Salt Lake City Councilwoman Erin Mendenhall announced Sunday that she plans to run for mayor, becoming the ninth candidate in an increasingly crowded field.

Mendenhall enters the race with six years of council experience serving the city’s Ballpark, Central City, Central 9th, East Liberty Park, Liberty Wells and Wasatch Hollow communities. She has a background in the nonprofit sector, working previously with the clean-air advocacy group Breathe Utah as its policy director and interim executive director.

“I know how to lead our city to cleaner air and smarter growth and stronger neighborhoods and a really resilient and thriving economy,” Mendenhall told The Salt Lake Tribune. “I think I have hands-on experience to offer that the other candidates don’t all have, and I have a passion for this city that I hope is contagious.”

If elected, Mendenhall said her major focuses would be on expanding affordable housing and transportation options, improving air quality and building a strong economy.

During her time on the council, she has advocated for voter passage of an $87 million road bond to fix failing streets, urged passage of so-called mother-in-law apartments in the hopes of addressing the affordable housing crisis and pushed for the passage of a yearly annual cost-of-living increase for council members.

“I think one of the things I’m most proud of was that I put together the $21 million that the [redevelopment agency] put toward affordable housing two years ago,” Mendenhall said. “That was my initiative, and I’m proud of my peers for supporting such a bold move to address the housing crisis that we are in. That $21 million has helped to build more than a thousand affordable units in the city in the past couple of years.”

Mendenhall currently serves as the chairwoman of the state Air Quality Board and said that as mayor, she would work to expedite the city’s plan to become 100 percent powered by renewable energy by 2030 instead of the original goal of 2032 and to increase transportation options across the city to get people out of their cars.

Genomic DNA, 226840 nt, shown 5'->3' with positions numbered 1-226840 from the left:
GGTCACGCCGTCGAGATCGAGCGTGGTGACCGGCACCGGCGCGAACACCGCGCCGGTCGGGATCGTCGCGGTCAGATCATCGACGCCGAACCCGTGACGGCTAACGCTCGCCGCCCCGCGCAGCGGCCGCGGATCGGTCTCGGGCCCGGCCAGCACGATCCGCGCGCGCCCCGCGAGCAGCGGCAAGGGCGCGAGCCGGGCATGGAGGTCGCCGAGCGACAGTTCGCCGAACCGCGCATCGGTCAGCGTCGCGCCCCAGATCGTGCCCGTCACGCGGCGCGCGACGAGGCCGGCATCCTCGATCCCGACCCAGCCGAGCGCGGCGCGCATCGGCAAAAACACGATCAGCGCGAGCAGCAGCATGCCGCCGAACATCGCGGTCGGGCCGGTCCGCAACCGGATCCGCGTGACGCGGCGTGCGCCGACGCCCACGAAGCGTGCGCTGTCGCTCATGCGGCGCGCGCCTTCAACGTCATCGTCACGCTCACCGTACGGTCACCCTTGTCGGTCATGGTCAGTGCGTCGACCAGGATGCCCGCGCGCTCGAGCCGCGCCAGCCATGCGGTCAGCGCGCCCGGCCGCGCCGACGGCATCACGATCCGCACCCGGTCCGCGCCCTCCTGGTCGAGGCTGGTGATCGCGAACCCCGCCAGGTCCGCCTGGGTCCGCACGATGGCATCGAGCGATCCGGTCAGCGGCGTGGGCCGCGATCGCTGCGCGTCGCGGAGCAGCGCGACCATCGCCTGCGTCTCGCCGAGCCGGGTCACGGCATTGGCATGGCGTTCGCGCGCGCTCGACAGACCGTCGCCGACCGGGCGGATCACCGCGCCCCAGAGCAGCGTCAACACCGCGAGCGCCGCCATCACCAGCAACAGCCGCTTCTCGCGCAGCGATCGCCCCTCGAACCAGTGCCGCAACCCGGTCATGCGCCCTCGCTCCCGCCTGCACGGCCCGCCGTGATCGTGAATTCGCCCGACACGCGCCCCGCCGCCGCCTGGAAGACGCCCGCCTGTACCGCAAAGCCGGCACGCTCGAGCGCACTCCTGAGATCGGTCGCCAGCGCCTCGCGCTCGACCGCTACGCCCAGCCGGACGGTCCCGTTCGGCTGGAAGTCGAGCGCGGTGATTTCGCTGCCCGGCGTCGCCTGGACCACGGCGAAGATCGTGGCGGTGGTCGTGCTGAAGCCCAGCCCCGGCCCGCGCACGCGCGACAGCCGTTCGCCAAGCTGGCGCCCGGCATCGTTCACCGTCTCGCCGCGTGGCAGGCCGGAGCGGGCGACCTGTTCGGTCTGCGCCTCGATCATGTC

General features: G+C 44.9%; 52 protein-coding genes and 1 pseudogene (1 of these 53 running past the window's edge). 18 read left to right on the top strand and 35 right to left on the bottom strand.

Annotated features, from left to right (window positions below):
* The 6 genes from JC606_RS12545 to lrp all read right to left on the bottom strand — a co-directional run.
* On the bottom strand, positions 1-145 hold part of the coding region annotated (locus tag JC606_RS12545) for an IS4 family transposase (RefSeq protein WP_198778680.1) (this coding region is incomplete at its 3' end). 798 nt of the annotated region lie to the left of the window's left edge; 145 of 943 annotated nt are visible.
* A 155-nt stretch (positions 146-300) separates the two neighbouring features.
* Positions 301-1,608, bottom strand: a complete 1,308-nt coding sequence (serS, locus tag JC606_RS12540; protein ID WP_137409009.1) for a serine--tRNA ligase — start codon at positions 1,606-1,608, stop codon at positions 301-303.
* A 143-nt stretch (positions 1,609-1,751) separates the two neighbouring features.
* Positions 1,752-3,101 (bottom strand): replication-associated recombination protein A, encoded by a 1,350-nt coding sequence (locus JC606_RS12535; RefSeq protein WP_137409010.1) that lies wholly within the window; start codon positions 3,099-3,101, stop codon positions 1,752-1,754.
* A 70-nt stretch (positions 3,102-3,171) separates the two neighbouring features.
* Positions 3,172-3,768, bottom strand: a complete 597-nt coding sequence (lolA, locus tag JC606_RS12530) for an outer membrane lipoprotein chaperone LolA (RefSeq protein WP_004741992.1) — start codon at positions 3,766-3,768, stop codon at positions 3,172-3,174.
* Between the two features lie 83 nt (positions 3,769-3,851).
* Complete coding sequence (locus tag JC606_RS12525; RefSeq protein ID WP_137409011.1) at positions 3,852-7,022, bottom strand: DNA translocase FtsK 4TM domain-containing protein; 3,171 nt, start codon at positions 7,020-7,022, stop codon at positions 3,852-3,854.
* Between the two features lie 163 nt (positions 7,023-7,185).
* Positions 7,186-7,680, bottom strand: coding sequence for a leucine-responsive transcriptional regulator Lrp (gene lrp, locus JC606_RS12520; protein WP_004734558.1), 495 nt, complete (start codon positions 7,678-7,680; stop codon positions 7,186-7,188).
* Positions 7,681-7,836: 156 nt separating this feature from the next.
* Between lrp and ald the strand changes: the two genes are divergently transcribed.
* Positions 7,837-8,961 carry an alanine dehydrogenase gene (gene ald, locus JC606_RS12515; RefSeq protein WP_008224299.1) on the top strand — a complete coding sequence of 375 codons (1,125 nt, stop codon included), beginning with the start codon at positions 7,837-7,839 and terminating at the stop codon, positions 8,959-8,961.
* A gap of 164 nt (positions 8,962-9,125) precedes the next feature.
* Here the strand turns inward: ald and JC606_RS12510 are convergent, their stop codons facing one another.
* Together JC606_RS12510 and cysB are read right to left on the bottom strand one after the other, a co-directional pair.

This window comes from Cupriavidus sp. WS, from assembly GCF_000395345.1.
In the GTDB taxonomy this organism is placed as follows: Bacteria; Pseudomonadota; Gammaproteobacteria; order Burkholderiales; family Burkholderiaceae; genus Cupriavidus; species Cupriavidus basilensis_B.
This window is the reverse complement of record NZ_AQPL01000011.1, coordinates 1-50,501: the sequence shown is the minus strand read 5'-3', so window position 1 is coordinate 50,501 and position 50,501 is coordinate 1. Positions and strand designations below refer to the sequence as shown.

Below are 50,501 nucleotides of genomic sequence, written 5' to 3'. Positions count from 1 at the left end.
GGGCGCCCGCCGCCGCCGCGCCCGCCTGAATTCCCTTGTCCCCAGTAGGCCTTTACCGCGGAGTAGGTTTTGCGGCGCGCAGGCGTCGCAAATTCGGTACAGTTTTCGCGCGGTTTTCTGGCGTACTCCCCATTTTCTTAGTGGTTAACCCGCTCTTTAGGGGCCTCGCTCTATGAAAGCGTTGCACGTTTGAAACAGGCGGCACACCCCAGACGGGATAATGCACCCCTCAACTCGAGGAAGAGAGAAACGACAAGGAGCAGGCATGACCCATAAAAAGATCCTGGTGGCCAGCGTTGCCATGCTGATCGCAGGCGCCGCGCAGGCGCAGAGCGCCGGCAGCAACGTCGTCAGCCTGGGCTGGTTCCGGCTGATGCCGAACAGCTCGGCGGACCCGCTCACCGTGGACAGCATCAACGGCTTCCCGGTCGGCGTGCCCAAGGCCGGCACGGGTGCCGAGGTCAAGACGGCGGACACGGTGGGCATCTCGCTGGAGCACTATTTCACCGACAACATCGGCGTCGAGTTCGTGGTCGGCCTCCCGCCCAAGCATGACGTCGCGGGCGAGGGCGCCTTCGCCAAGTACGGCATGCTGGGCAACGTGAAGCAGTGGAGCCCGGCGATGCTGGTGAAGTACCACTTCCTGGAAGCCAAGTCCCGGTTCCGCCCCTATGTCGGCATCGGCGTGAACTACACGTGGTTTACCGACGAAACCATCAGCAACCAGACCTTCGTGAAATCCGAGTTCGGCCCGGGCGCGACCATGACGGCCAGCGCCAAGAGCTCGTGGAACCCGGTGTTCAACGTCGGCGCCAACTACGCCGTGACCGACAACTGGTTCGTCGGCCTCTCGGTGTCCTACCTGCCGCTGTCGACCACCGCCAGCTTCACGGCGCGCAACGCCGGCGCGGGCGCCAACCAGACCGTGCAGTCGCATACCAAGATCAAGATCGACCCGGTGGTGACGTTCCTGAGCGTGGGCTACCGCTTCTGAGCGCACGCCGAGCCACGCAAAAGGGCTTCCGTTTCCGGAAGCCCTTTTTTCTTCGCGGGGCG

A consequential policy consideration left on the table for Salt Lake City’s new mayor is the development of the state-created inland port, a massive distribution hub planned for the city’s northwest side.

While Salt Lake City Mayor Jackie Biskupski declined to participate in conversations with the state over the bill — which she viewed as an unconstitutional land grab and usurpation of the city’s taxing authority — the council negotiated several changes in a special session last summer.

“What the state was able to do with the inland port legislation from the 2018 session was an abomination to not only our city but every city in the state,” said Mendenhall, who served as City Council chairwoman during those deliberations. “And the council and I worked hard to change the degree of assault on our city and I think we did right by our residents and our businesses in the city.”

Among the changes the council obtained was a carve out of 10 percent of the tax increment from the port to be set aside for affordable housing and a clarification of the port authority’s land use appeal process as a last resort.

Biskupski filed suit against the state’s creation of the inland port earlier this month. And though the council had tried to block her from doing so without its permission, Mendenhall said she thinks the litigation will provide an avenue for the courts to sort out the constitutional issues at stake with the development.

“It isn’t right for the state to take our land-use authority and our taxing authority,” Mendenhall said.

While there’s a long list of candidates vying for the mayoral seat, Mendenhall is one of two with City Council experience. Her former colleague Stan Penfold served two full terms on the council before leaving office in early 2018.

Other contenders include former state Sen. Jim Dabakis; state Sen. Luz Escamilla; David Garbett, the former executive director of the Pioneer Park Coalition; former Downtown Community Council Chairman Christian Harrison; and Latino businessman David Ibarra. Richard Goldberger, a freelance journalist, and Aaron Johnson, a military veteran and novice politician, have formed personal campaign committees to run in the race.

The field changed drastically last week, after Biskupski announced unexpectedly that she would be withdrawing from the 2019 race due to a “serious and complex” family matter.

Mendenhall plans a formal campaign launch in the next few weeks. She still has two years left in her second term representing the city’s District 5 and would retain her seat if she lost the mayoral race.